Caspar Weinberger.Caspar Weinberger. [Source: US Department of Defense]Defense Secretary Caspar Weinberger, a vehement opponent of the US’s arms sales to Iran (see 1981 and December 20, 1983), concludes that if Iraq doesn’t receive military aid, it will lose its war with Iran (see September 1980). Weinberger arranges the secret swap of a Soviet T-72 tank given to the Iraqi military in return for four US howitzers. Some Pentagon intelligence officials covet the Soviet tank for the information they can glean about Soviet weaponry, but, according to two highly placed officials in the Reagan administration, Weinberger sees the deal as an opportunity to begin direct US arms shipments to Iraq. A Pentagon official explains in 1992, “Cap’s view was that once the first arms shipments to Iraq were authorized by the President, the first bite of the forbidden apple had been taken, and other direct covert arms sales to Iraq would follow.” However, the exchange falls through when the Iraqis, fearful that the Soviet Union will terminate its own military aid program, withdraws from the deal. A subsequent Iraqi offer to exchange a Soviet HIND helicopter also falls through when the Pentagon expresses its concerns over the criminal record of the middleman, a Lebanese-born international arms trafficker. However, Reagan and Defense Department officials continue to find ways to secretly supply arms to Iraq (see October 1983). Later, Weinberger will call the Iranian arms deals “insanity. How could you send arms to the Ayatollah when he was sworn to destroy us?” But Weinberger will be much less forthcoming about the US’s arms sales to Iraq, summed up under the sobriquet of “Iraqgate.” Weinberger will later claim that he is not involved in any arms deals with Iraq, and will say, “The little that I know was that it was all handled by the CIA. There might have been a role by some people in the Pentagon. But I didn’t keep a hand in that.” He will refuse to acknowledge the accuracy of Pentagon memos from 1982 and 1983 sent directly to him that outline proposals to arm Iraq. In a 1992 news article, reporters Murray Waas and Craig Unger note that Weinberger will repeatedly lie “without compunction” about his involvement in arms sales to Iraq over the coming years, and observe, “Whenever his credibility is questioned, Weinberger routinely invokes concerns for national security and hides behind a veil of secrecy.” [New Yorker, 11/2/1992]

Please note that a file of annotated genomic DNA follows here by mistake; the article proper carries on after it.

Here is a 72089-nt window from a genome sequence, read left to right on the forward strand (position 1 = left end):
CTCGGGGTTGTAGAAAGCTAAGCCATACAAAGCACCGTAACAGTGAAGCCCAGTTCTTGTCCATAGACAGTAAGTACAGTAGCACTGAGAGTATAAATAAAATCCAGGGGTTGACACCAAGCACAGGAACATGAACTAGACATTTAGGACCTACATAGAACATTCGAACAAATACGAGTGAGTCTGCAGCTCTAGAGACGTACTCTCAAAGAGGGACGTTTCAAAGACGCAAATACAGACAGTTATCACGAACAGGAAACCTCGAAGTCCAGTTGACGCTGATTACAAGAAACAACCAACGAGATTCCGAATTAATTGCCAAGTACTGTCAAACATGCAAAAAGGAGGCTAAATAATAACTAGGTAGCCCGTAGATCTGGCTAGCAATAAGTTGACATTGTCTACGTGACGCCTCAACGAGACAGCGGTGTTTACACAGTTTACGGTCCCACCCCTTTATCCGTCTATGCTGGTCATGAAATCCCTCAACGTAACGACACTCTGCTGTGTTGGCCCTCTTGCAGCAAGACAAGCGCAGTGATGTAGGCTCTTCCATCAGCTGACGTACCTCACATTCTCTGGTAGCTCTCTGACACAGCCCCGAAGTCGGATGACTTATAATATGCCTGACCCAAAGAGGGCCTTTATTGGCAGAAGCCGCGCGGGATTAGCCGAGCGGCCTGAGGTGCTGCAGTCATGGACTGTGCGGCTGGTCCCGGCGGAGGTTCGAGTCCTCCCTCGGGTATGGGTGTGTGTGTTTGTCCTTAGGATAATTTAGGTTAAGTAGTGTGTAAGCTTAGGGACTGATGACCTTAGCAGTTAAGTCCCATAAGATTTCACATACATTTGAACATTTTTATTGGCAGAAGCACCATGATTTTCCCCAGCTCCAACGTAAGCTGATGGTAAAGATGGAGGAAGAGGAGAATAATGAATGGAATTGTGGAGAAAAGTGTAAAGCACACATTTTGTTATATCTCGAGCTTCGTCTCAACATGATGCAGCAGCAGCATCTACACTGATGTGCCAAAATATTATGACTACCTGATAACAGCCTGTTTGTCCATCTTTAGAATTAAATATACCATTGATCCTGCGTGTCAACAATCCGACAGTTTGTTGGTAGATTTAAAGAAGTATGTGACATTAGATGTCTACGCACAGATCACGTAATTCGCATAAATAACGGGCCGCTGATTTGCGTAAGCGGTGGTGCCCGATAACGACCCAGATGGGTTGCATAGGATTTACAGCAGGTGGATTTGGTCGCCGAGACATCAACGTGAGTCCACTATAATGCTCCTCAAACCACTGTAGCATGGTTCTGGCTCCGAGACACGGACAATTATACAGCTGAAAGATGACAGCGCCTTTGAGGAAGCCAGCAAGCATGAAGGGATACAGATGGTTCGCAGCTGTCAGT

Entity Tags: US Department of Defense, Central Intelligence Agency, Caspar Weinberger, Reagan administration, Murray Waas, Craig Unger

Category Tags: US-Iraq Collaboration